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Published on Monday, February 23, 2015

Many personnel bills survive first legislative cutoff

With last Friday’s cutoff for policy bills to move from committee, most of the personnel bills AWC has been tracking remain alive. Bills that survived the cut include:

  • HB 1194 allows a surviving spouse of a LEOFF 1 or 2 member killed in the line of duty to continue receiving worker’s compensation benefits even if the surviving spouse remarries.
  • HB 1230 allows the Public Employment Relations Commission to order binding interest arbitration in the case of an unfair labor practice.
  • HB 1273 makes a number of changes to the state’s Family and Medical Leave Act, including increasing the amount of leave an employee may take under some circumstances, requiring employer contributions to fund a statewide paid family leave program, and providing a formula for calculating the amount of employee paid leave.
  • HB 1354 establishes the Employee Anti-Retaliation Act, creating a new cause of action and penalties against an employer who violates employee wage and hour rights.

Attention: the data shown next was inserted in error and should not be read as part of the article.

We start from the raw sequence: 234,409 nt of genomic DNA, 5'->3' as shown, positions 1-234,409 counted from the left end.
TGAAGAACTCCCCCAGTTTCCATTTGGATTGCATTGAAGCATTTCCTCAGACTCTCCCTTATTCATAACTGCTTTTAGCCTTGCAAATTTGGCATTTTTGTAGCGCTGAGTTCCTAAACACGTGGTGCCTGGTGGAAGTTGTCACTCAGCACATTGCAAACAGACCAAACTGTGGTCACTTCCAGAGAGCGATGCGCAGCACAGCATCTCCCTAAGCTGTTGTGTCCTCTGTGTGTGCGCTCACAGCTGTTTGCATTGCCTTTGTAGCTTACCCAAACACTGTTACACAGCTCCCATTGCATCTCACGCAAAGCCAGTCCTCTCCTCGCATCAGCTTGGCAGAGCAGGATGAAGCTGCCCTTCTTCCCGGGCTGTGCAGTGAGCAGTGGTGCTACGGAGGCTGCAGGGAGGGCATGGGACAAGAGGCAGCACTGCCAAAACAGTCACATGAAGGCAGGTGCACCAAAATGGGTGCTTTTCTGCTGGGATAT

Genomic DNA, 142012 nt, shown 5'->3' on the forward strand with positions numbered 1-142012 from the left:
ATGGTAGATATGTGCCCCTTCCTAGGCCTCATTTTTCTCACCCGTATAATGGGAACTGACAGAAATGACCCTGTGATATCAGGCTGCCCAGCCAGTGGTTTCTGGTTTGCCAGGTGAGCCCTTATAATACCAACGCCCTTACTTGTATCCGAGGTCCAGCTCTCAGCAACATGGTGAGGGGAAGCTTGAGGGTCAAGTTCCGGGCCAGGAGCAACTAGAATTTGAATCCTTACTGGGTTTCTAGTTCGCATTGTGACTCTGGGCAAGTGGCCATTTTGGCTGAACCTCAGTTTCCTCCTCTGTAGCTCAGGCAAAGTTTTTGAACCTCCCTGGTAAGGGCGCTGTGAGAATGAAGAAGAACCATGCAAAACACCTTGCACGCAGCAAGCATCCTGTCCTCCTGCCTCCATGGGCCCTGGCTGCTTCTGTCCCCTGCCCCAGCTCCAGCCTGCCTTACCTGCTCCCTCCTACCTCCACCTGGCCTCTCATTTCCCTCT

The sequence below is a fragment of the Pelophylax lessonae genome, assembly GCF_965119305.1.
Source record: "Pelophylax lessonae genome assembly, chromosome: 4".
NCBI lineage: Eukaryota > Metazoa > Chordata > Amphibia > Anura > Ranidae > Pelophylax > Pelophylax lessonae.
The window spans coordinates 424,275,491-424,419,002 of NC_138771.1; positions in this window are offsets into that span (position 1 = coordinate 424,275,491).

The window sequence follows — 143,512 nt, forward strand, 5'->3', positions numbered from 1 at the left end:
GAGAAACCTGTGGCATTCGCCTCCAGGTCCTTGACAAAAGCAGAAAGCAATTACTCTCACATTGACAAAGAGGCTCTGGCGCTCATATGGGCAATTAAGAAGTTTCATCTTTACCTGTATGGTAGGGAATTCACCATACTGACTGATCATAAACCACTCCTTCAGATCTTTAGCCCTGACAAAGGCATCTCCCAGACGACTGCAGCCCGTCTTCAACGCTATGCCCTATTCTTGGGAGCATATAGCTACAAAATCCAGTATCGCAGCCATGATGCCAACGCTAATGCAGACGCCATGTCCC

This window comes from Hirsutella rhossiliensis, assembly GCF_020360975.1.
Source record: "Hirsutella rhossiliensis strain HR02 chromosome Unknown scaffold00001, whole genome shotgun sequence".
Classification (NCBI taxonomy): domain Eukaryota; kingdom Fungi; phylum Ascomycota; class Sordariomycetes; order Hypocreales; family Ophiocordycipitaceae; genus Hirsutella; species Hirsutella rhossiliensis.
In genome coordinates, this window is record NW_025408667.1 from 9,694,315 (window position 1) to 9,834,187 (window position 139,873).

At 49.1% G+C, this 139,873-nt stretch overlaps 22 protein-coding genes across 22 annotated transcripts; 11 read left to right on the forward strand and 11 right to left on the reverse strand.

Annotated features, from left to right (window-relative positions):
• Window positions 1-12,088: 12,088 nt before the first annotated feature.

• HB 1356 establishes minimum paid employee sick leave based on the size of the employer.
  • HB 1437/SB 5084 makes changes to the all payer health care claims database that was established in 2014.
  • HB 1602 extends presumptive disease to emergency medical technicians.
  • HB 1603 extends presumptive disease to public employee fire investigators.
  • HB 2138/SB 6017 provides annual cost of living increases to PERS 1 retirees.
  • SB 5329 requires contract negotiations with employee organizations to be conducted in an open meeting.
  • SB 5435 requires all cities and counties participating in state retirement systems to offer the state’s deferred compensation program.
  • SB 5509 specifies an occupational disease claim must arise out of and in the course of employment where the worker is exposed to the disease and outlines a four-part test.
  • SB 5576 requires workers to report workplace injuries "immediately" to the employer. Its House companion, HB 1253, did not survive the first cutoff.

Even though many personnel bills appear to be moving and may pass their house of origin, the philosophical differences on these issues between the Democrat-controlled House and the Republican-controlled Senate make it unlikely that any controversial bills will pass this session.

Categories: Personnel
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